I recently heard a TED talk on happiness. Four people spoke about keys to this emotion. The first was Dan Gilbert who had conducted scientific surveys and had come up with an interesting notion. He found in his surveys that people’s minds wander about 47% of the time. In wandering we slip into negativity, fears, anxiety, envy, etc. Why to the negative and not the positive, I’m not sure , except that our minds wander when we’re unengaged and bored. Often in commuting to work, we daydream. When doing drudgy task, we also do not pay attention to what we’re doing.
His key to happiness, then, is to be attentive, be engaged. Know what you’re doing. If you don’t enjoy it, must you keep doing it? The key is to engage as often as possible in the work, play, and general activity that expands and uplifts and absorbs us.
A second person spoke of editing of “too much stuff” to find more happiness. Living simply and paring down one’s life, one’s belongings, then, was crucial.
A third person spoke of the speed of our lives as another possibility for less happiness. Slowing down allows us to absorb our surroundings and the input coming our way. Slowing down permits us to think and reflect. Are we happy at the moment? If not, why not? Is there some control over our continuing to do this less pleasant activity?
The fourth person was a Catholic priest who spoke of finding gratitude, gratitude for the blessings in our lives that we haven’t earned, the surprise joys, the surprise gifts. This causes us to slow down, as person number 3 would have us do. This causes us to be attentive and not fantasizing, as Dan Gilbert would have us do.
Disability, I think, gives us more drudgery in our lives—routes we have to practice in order to walk and do errands independently. Often we have to work harder, prepare more, practice, etc., to keep up with peers without disability.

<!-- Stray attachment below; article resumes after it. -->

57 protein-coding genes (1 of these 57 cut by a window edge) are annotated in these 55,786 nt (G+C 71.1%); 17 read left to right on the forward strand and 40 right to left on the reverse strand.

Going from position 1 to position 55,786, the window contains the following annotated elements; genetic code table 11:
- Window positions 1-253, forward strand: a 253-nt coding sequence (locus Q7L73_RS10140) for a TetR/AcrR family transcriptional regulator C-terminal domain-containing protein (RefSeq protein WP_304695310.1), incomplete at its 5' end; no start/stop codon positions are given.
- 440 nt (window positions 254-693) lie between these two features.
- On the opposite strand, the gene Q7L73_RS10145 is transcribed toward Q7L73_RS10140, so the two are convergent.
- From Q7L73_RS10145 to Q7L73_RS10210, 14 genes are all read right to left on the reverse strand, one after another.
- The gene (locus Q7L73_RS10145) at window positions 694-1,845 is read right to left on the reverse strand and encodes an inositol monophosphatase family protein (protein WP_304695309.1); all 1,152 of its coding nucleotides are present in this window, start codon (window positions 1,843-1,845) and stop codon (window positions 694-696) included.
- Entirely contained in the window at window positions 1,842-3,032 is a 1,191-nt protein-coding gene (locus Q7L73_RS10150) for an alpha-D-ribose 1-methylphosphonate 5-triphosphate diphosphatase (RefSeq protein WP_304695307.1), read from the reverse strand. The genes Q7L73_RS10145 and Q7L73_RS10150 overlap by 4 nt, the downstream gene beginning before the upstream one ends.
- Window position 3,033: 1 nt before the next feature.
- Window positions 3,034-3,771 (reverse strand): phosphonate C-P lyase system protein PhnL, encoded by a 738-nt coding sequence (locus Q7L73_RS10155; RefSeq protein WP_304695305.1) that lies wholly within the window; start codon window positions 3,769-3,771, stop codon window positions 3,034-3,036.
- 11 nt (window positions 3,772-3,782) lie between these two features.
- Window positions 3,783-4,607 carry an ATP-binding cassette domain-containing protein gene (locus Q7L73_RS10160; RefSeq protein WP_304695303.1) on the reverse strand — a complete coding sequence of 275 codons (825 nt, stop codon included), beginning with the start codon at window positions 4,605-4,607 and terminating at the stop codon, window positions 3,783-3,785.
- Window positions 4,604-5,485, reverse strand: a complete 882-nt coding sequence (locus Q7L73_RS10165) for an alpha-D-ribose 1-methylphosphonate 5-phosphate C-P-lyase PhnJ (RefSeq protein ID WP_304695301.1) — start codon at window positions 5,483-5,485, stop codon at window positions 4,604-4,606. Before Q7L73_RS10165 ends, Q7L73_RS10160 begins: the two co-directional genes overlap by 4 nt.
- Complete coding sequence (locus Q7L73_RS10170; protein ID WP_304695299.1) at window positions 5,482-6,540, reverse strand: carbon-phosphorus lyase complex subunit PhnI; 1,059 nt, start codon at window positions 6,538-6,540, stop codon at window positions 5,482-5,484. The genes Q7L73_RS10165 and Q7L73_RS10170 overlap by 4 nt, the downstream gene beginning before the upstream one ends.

But disability usually demands that we are engaged, fully, mind and body. Successfully pulling off an activity, facing something we dread can give us a sense of empowerment. Disability generally slows us down and makes us reflect, so it can give us more self-insight. I suppose it’s a matter of attitude. Can we take the priest’s advice and find gratitude, rather than self-pity? When we’ve lost one of our senses or when we’ve lost relationships, we certainly must mourn. But do we have the control to move forward, to heal?
I’ve just finished a much-lauded book, The Goldfinch, by Donna Tartt. The rather lengthy “message” at the tail end is about our inability to control what we want, who we are. The protagonist lost his beloved mother at the age of 13, which is devastating. But if I’m understanding a book I confess to not liking very much, he seems to think that this personal tragedy imprisons him the rest of his life and saps his happiness (to make a kind of accidental rhyme)
I have experienced the wondrous consequence of disability fostering in me a mental life (such as it is, but it’s sure more present than in my sighted life). For me, happiness comes from more honest self-examination and from the effort to do positive things and speak positive words. I think we can have some control over who we become, despite the difficulties in our lives. We can have some control therefore over our happiness.

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About Sally Hobart Alexander

Blinded at the age of twenty-six, I left California and elementary school teaching for life in Pittsburgh, Pa. There, I met my husband, got a Masters' degree in social work, had two kids, now 35 and 32, and became a writer. Surprisingly, the writing career led me full-circle to teaching, and I teach in Chatham University's M.F.A. program and lead two writing critique groups. Always, since the age of 26, I have traveled, not in the stereotypic darkness attributed to blindness, but a mist. My blog then, "traveling through the mist" will deal with issues in my culturally different life as a blind writer, teacher, speaker, and human being.
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